The fabrication of the cleaning pad 10a shown in FIG. 4 and FIG. 5, is accomplished in the above stated manner by the apparatus, generally designated 58, diagrammatically shown in FIG. 8. The apparatus 58 has the same components as the apparatus 46 except that each sealing and cutting device 50a has a pair of side heating elements 60 located on either side. The cleaning pad blank 45a is fed into the apparatus 58 and the two lateral edges 62 of the cleaning pad blank 45a and the narrow strips extending across the blank 45a are compressed and sealed with heat. Each of the edges 62 of the cleaning pad 10 is shown in phantom and each edge 62 is within the outside edge of the side heating elements 60.
This method of fabrication of cleaning pad 10a, as shown in FIG. 8, permits the cleaning pad blank 45a to be the same as blank 45, i.e. a sponge core 18 in a tubular sleeve cover 16, or to be comprised of a sponge core 18 with two separate layers or sheets, top and bottom, of material forming the cover 16. This allows the use of two different materials for the cover which may be of different textures, colours, weaves, etc. Moreover, this method readily lends itself to automatic and continuous production by merely feeding the two materials and the sponge core from rolls without the necessity of pulling a length of sponge through a sleeve or knitting the sleeve around the sponge for forming the cleaning pad blank 45.
Thus, a method for fabricating cleaning pads is disclosed which is capable of fabricating a plurality of cleaning pads at once. While embodiments and applications of this invention have been shown and described, it would be apparent to those skilled in the art that many more modifications are possible without departing from the inventive concepts herein. The invention, therefore, is not to be restricted except in the spirit of the appended claims.
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|Citing Patent||Filing date||Publication date||Applicant||Title|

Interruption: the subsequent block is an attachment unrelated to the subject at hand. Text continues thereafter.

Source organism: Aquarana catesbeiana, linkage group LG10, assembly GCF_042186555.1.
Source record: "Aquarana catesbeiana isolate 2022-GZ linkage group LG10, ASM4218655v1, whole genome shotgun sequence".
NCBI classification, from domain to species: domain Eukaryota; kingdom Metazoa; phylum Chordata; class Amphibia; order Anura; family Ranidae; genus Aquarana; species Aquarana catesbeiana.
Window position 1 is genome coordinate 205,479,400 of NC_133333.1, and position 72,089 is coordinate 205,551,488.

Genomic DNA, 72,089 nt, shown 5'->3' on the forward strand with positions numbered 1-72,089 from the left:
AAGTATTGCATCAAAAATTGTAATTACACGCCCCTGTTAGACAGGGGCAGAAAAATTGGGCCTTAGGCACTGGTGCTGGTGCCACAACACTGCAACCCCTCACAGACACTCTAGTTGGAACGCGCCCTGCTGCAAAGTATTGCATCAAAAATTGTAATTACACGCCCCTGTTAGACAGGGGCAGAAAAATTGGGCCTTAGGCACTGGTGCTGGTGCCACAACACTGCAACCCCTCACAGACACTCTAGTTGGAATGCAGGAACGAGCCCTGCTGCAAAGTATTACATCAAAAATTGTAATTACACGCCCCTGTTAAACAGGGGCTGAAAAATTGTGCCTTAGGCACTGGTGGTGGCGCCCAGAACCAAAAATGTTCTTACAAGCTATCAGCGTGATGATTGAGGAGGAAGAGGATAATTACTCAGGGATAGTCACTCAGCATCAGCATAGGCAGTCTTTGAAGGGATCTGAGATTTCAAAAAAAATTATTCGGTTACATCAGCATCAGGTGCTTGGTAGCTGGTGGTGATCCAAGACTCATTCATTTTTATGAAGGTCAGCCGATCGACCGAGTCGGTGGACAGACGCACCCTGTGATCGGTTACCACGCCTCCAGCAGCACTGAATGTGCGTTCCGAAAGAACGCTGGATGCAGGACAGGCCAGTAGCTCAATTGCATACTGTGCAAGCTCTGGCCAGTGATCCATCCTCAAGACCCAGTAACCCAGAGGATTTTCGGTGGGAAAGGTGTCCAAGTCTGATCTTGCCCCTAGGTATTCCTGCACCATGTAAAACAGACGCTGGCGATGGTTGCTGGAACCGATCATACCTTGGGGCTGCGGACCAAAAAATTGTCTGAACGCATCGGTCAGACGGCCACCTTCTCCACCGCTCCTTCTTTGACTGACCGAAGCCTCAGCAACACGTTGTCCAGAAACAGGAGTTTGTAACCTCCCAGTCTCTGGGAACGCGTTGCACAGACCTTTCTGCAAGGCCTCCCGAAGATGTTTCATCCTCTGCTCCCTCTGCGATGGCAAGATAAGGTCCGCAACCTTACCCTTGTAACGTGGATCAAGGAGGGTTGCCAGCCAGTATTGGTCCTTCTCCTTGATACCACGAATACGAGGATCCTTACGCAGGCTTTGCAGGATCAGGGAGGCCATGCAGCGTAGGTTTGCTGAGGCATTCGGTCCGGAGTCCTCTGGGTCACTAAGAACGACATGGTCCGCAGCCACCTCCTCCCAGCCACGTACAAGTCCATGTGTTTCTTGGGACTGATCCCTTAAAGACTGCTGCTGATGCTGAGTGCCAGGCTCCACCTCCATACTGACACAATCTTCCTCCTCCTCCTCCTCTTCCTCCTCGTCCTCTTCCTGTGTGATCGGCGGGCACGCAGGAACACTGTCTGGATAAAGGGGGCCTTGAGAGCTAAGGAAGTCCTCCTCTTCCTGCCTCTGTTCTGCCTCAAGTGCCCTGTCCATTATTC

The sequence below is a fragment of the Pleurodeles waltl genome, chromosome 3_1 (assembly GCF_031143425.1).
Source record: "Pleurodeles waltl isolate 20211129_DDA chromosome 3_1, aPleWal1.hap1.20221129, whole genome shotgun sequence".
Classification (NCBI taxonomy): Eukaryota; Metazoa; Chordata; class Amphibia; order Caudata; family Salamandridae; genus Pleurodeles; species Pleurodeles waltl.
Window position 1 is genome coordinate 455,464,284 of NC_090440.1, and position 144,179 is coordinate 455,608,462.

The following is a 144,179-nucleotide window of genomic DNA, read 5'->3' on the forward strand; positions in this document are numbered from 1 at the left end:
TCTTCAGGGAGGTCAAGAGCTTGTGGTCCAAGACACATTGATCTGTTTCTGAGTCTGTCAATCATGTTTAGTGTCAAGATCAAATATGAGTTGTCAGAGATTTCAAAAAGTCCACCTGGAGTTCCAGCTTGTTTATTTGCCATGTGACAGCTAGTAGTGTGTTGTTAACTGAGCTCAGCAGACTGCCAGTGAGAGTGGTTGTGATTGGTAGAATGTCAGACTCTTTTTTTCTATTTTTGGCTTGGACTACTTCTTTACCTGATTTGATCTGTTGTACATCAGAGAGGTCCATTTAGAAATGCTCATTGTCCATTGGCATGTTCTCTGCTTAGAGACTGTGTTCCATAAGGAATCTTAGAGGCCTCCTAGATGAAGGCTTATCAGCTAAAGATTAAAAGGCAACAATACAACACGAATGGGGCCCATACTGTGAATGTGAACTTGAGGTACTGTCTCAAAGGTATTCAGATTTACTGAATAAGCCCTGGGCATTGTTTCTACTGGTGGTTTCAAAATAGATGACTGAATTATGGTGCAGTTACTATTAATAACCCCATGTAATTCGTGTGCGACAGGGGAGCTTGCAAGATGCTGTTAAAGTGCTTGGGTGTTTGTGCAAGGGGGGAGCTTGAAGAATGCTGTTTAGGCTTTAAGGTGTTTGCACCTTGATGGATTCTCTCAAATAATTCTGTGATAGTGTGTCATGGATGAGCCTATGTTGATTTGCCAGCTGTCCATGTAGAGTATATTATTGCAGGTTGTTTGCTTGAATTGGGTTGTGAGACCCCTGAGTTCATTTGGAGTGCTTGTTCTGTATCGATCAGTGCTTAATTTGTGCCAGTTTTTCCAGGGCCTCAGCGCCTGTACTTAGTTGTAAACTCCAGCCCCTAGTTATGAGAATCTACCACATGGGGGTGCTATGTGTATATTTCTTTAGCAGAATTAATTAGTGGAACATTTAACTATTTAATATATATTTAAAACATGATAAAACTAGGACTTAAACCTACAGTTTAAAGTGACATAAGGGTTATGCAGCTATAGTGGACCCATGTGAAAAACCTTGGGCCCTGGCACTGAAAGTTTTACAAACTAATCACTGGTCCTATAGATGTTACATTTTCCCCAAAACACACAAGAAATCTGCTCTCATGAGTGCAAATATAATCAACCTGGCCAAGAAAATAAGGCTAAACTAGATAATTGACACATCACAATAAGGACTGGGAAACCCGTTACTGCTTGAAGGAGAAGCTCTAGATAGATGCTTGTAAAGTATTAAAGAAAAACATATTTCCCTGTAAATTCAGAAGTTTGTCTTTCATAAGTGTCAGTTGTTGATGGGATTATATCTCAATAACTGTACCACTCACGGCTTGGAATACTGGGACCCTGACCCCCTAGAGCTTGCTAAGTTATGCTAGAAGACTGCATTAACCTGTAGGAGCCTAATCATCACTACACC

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|US20040094254 *||Nov 20, 2002||May 20, 2004||Young-Chul Lim||Apparatus for manufacturing cleaning pad|
|US20060005336 *||Sep 13, 2005||Jan 12, 2006||Prodoehl Michael S||Multilayer scrub pad|
|US20060010629 *||Sep 13, 2005||Jan 19, 2006||Prodoehl Michael S||Multilayer scrub pad|
|US20080289129 *||Nov 30, 2006||Nov 27, 2008||Masako Kizuka||Wiping Material|
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|U.S. Classification||300/21, 156/180, 156/269, 15/209.1, 29/411, 156/288|
|International Classification||A47L17/08, A47L13/07, B32B5/26, B29C65/74, B29C65/02|
|Cooperative Classification||B29C66/8242, B29C65/18, B29C66/71, B29C66/83221, B29C66/727, B29C65/745, Y10T156/1084, B32B5/26, A47L13/07, A47L17/08, B29C66/436, Y10T29/49787|
|European Classification||B29C66/436, B29C65/02, A47L13/07, B32B5/26, A47L17/08|
|Feb 7, 1994||AS||Assignment|
Owner name: KUH, BERNARD, CALIFORNIA
Free format text: ASSIGNS A 50% INTEREST TO EACH ASSIGNEE.;ASSIGNOR:KIM, KI IL;REEL/FRAME:006882/0521
Effective date: 19940207
Owner name: KIM, KI IL, CALIFORNIA
Free format text: ASSIGNS A 50% INTEREST TO EACH ASSIGNEE.;ASSIGNOR:KIM, KI IL;REEL/FRAME:006882/0521
Effective date: 19940207
|Oct 19, 1998||FPAY||Fee payment|
Year of fee payment: 4
|Mar 5, 2003||REMI||Maintenance fee reminder mailed|
|Aug 15, 2003||LAPS||Lapse for failure to pay maintenance fees|
|Oct 14, 2003||FP||Expired due to failure to pay maintenance fee|
Effective date: 20030815